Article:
Intelligent Earth system sensing, scientific enquiry and discovery


Time-correlated noise signatures in gravity records

Janusz Bogusz (1), Severine Rosat (2), Anna Klos (1), Jean-Paul Boy (2)
(1) Military University of Technology, Poland, (2) Université de Strasbourg (EOST), France
Oral presentation

Nowadays it is widely acknowledged, that all geodetic records of geophysical processes exhibit temporal correlation, which should not be ignored when parameters of interest (e.g. seasonal signals or trend) are to be determined. Gravity changes recorded by superconducting gravimeters (SG) should represent real gravity variations for all frequencies higher than 10^-7 Hz. However, they should be firstly corrected for long-term drift. The value of this drift can be obtained by subtracting the absolute gravity measurements (AG) from the SG values or by analytical determination. In this research we solve a problem of drift removal twofold: by applying 6-degree polynomial and wavelet decomposition, to absorb as much power in low frequency as possible. All seasonal signals that still remained in data (from annual till sub-diurnal) were removed with Least Squares Estimation. What is left in the residuals (stochastic part) is being considered as a “noise”. Unlike GPS, the stochastic part of SG time series does not follow power-law processes in the whole frequency domain. In this research we tested a set of autoregressive-moving-average (ARMA) models, which describe a stationary stochastic process as two polynomials: auto-regression (AR) and moving average (MA). Besides, the Generalized Gauss-Markov (GGM) model was applied. Both were considered as a combination with white noise. The optimal model was selected upon the values of Maximum Likelihood Function (MLF) as well as Akaike (AIC) and Bayesian (BIC) Information Criteria. Since superconducting gravimeters are sensitive to both deformation and Newtonian processes, the environmental effects should be clearly noticeable in the Power Spectral Density charts. To investigate the way in which these effects significantly modify the PSDs we used atmospheric and hydrologic (continental hydrosphere and ocean non-tidal) loading effects calculated in the EOST Loading Service and SG data from 20 globally distributed stations stored in the GFZ’s Information System and Data Center. The obtained optimal stochastic model can finally be used to infer realistic uncertainties on the instrumental drift for instance.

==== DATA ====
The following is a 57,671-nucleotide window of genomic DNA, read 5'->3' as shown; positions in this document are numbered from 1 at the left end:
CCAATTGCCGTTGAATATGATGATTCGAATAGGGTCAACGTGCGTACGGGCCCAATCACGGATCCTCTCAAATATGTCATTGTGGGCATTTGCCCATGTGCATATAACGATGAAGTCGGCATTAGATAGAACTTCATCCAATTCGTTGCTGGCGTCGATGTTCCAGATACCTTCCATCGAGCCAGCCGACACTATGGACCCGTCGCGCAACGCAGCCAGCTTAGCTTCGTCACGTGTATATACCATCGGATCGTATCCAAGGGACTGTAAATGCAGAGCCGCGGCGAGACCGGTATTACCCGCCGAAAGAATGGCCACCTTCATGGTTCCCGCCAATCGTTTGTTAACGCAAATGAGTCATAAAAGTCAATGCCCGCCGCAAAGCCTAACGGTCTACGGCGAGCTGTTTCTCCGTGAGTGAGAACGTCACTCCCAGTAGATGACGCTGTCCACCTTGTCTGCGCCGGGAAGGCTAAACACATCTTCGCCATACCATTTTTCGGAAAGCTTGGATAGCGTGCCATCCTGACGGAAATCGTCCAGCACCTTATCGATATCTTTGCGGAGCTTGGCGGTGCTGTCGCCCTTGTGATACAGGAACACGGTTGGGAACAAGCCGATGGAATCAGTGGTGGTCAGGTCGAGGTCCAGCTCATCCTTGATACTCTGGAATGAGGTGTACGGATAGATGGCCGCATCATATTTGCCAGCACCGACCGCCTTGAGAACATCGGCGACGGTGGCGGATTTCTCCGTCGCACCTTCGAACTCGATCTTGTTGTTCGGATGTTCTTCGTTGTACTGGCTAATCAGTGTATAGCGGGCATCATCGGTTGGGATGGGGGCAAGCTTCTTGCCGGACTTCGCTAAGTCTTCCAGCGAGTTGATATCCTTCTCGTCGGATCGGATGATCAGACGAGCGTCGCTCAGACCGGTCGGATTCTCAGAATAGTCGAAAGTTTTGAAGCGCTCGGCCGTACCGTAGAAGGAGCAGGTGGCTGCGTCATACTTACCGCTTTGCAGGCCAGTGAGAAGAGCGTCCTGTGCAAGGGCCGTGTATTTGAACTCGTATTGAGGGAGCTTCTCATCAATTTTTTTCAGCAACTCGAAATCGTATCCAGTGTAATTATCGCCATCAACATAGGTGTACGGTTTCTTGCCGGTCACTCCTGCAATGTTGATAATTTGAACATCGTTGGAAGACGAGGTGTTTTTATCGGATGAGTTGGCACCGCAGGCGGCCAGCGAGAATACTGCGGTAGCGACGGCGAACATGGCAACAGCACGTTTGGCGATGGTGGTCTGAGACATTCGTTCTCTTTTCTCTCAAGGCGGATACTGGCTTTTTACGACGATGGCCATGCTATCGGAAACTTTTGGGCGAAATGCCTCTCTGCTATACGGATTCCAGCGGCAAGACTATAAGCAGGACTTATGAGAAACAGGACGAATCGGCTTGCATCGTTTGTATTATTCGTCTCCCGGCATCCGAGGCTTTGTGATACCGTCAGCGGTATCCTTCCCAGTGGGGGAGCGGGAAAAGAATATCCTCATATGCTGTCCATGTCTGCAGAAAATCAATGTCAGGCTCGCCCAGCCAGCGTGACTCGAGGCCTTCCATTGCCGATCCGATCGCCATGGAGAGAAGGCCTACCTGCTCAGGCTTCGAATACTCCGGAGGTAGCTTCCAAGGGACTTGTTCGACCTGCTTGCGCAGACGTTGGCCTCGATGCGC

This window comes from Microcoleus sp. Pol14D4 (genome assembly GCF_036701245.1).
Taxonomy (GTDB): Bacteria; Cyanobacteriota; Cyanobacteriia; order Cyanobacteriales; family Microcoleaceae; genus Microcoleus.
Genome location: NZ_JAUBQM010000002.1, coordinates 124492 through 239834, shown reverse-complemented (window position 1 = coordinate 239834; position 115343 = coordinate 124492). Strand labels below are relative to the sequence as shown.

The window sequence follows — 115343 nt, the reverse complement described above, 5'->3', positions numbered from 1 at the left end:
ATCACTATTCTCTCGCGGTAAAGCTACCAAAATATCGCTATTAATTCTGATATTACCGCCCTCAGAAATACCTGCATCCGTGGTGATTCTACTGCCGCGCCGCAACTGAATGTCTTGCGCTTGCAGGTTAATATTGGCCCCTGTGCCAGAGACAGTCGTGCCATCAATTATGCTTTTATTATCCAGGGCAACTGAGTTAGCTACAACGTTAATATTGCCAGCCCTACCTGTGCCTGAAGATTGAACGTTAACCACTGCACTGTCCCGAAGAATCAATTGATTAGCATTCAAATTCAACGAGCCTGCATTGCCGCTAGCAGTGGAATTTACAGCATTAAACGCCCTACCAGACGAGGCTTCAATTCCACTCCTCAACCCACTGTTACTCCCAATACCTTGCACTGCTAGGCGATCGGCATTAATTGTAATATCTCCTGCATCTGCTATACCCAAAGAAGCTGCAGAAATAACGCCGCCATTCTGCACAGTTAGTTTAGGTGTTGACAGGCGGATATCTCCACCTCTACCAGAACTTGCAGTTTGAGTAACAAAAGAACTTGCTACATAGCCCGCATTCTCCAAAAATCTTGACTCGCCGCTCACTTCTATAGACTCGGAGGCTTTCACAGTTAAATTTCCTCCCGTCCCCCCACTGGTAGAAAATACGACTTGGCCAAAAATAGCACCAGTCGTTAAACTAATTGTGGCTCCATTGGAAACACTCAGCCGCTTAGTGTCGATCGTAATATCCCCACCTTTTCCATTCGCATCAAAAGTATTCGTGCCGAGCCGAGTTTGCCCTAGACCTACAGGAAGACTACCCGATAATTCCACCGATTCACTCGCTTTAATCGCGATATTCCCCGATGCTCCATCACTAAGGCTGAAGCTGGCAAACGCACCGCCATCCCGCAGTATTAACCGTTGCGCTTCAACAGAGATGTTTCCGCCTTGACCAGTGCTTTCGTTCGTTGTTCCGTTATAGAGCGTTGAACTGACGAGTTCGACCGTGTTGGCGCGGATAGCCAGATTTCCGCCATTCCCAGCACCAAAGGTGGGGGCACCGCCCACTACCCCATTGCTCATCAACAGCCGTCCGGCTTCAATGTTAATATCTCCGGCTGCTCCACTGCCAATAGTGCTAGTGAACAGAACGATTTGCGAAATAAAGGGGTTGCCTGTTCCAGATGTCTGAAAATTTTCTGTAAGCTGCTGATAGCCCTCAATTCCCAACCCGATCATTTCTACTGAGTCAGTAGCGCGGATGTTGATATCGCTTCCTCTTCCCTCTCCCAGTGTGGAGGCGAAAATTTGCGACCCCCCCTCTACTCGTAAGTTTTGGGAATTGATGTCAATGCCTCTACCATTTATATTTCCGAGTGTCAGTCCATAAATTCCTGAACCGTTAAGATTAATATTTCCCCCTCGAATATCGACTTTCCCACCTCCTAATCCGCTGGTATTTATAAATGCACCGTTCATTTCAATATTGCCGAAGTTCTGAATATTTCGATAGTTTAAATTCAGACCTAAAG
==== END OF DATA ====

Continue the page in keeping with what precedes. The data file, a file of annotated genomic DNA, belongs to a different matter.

Scientific Topic: 
Tides and non tidal loading (Bruno Meurers, David Crossley)
Presentation date time: 
Monday, June 6, 2016 - 11:35 to 11:50